Turbotodd

Ruminations on IT, the digital media, and some golf thrown in for good measure.

Posts Tagged ‘japan

Digital Diet

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We’re less than 24 hours away from financial Armageddon.  I’ve been stocking up on water and non-perishables in my garage, just in case.

No no, no tin foil helmet radio for me.  Justttt kiddingg.

I’m confident our politicians are going to reach some fiscal sanity, and my understanding of the process is that the Senate is about to vote on the bill passed last evening by the House, so my fingers are crossed.

But let it be known that the U.S. Congress isn’t the only legislative body that’s busy attending to the peoples’ business.

In Japan, IBM announced yesterday that it’s helping the National Diet Library of Japan, the country’s only national library, to digitize its literary artifacts on a massive scale to make them widely available and searchable online (The Diet is the legislative body in Japan).

The prototype technology enabling the system was built by IBM Research and allows full-text digitization of Japanese literature to be quickly realized through expansive recognition of Japanese characters and enabling users to collaboratively review and correct language characters, script and structure.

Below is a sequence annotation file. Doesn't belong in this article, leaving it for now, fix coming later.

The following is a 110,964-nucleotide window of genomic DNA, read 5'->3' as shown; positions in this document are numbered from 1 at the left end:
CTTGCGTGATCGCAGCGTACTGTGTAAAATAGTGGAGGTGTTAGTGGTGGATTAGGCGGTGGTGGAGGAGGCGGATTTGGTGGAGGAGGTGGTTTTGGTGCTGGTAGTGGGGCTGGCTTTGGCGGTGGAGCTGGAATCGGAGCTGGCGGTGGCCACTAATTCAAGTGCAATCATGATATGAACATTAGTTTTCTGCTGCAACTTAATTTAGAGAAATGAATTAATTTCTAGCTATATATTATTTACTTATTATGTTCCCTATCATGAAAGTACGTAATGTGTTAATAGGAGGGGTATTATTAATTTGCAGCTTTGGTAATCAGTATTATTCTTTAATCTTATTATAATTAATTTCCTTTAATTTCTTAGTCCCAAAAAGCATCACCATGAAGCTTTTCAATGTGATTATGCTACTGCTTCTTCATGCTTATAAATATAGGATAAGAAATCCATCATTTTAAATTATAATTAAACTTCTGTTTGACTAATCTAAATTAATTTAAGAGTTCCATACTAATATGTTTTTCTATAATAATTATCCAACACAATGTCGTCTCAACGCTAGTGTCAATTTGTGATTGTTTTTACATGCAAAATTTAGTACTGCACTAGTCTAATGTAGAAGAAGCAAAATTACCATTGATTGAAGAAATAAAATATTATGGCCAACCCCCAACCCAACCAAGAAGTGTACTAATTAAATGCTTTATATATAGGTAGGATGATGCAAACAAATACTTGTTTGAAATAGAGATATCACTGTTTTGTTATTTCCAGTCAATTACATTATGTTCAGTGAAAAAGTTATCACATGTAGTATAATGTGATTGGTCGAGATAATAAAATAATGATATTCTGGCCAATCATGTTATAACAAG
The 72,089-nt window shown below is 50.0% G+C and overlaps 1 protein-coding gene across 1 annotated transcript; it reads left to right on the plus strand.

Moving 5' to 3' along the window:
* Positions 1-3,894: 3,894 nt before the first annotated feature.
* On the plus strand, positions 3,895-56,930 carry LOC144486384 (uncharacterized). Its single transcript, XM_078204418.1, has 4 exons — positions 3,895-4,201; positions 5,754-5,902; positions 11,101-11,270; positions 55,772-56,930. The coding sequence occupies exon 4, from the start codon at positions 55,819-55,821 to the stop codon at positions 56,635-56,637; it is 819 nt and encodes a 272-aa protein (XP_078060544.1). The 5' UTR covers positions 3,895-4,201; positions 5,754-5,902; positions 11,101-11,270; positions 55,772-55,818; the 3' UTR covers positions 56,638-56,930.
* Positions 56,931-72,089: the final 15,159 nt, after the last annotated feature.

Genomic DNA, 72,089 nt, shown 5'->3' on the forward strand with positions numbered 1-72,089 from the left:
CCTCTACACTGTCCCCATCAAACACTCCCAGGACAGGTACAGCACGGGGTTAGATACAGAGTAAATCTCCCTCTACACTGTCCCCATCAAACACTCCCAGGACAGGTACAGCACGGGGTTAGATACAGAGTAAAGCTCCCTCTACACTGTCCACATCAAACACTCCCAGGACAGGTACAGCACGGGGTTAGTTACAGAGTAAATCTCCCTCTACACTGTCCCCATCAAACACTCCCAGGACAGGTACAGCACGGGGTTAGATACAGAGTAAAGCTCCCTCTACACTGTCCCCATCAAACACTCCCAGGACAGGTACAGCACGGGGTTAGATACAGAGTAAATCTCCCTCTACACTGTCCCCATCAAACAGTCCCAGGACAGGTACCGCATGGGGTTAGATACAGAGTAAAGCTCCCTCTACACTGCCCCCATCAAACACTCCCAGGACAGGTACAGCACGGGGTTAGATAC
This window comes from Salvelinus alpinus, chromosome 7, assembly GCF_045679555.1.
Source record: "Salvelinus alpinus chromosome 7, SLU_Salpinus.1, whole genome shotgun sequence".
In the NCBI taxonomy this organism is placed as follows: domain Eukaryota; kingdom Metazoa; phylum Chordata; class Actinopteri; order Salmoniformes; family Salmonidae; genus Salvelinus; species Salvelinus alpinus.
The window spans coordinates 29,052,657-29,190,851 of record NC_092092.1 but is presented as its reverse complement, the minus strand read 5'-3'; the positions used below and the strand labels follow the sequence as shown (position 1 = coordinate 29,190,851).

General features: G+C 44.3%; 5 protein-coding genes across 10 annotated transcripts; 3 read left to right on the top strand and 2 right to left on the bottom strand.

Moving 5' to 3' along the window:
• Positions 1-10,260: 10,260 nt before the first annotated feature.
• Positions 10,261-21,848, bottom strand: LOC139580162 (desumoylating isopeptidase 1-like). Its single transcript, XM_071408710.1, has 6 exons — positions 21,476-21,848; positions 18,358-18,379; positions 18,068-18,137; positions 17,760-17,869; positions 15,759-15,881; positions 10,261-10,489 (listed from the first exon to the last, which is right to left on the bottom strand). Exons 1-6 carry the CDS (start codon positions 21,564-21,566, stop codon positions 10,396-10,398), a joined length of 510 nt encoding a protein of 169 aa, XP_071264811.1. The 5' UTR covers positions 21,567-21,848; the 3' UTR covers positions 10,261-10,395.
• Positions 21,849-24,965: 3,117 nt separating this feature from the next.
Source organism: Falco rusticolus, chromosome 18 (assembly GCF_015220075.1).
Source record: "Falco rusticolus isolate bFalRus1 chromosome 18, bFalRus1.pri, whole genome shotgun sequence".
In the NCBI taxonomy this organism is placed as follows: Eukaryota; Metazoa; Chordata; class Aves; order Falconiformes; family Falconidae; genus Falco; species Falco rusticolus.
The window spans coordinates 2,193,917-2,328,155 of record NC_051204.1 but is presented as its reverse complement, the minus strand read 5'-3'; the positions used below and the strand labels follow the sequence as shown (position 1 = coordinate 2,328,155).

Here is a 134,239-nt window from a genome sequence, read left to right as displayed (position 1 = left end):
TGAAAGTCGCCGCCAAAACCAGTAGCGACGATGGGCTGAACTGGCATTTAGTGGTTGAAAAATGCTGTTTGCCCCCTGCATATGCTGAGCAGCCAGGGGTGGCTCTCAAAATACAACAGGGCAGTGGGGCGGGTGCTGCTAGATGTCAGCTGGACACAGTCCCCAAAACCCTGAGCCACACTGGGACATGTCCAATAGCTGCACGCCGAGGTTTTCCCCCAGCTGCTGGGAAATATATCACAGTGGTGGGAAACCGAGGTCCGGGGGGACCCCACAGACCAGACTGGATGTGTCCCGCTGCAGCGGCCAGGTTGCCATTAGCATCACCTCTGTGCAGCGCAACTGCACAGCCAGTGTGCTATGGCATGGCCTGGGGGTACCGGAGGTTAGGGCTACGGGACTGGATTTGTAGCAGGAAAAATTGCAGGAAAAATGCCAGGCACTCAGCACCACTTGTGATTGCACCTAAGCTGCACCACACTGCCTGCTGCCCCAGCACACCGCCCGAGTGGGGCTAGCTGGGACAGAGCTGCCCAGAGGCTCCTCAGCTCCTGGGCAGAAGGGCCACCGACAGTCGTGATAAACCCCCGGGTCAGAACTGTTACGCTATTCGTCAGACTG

The system is also designed to promote future international collaborations and standardization of libraries around the world.

“Nearly two decades ago in his book Digital Library, Dr. Makoto Nagao, the director of the National Diet Library, shared his vision that digitized and structured electronic books will dramatically change the role of libraries and the way knowledge will be shared and reused in our society,” said Dr. Hironobu Takagi, who led the development of the prototype technology at IBM Research – Tokyo.

“Until now, the breadth of the characters and expressions within the Japanese language had posed a series of challenges to massive digitization. In order to enable this transfer of knowledge from print to online, we realized the need for both machine and human intelligence to understand information in every form.”

Compared to other languages, which rely on just a few dozen alphabetical characters, Japanese is extremely diverse in terms of script. In addition to syllabary characters, hiragana and katakana, Japanese includes about 10,000 kanji characters (including old characters, variants and 2,136 commonly used characters), in addition to ruby (a small Japanese syllabary character reading aid printed right next to a kanji) and mixed vertical and horizontal texts.

Aside from ensuring quality recognition of Japanese characters, IBM researchers aimed to optimize the amount of time needed to review and verify the accuracy of the digitized texts. By introducing unique collaborative tools via crowdsourcing, the technology allows many users to quickly pour through the texts and make corrections at a much higher rate of productivity and efficiency.

Written by turbotodd

August 2, 2011 at 3:54 pm

Smarter Web Metrics

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The weekend in sports proved to be as about as exciting as I had hoped.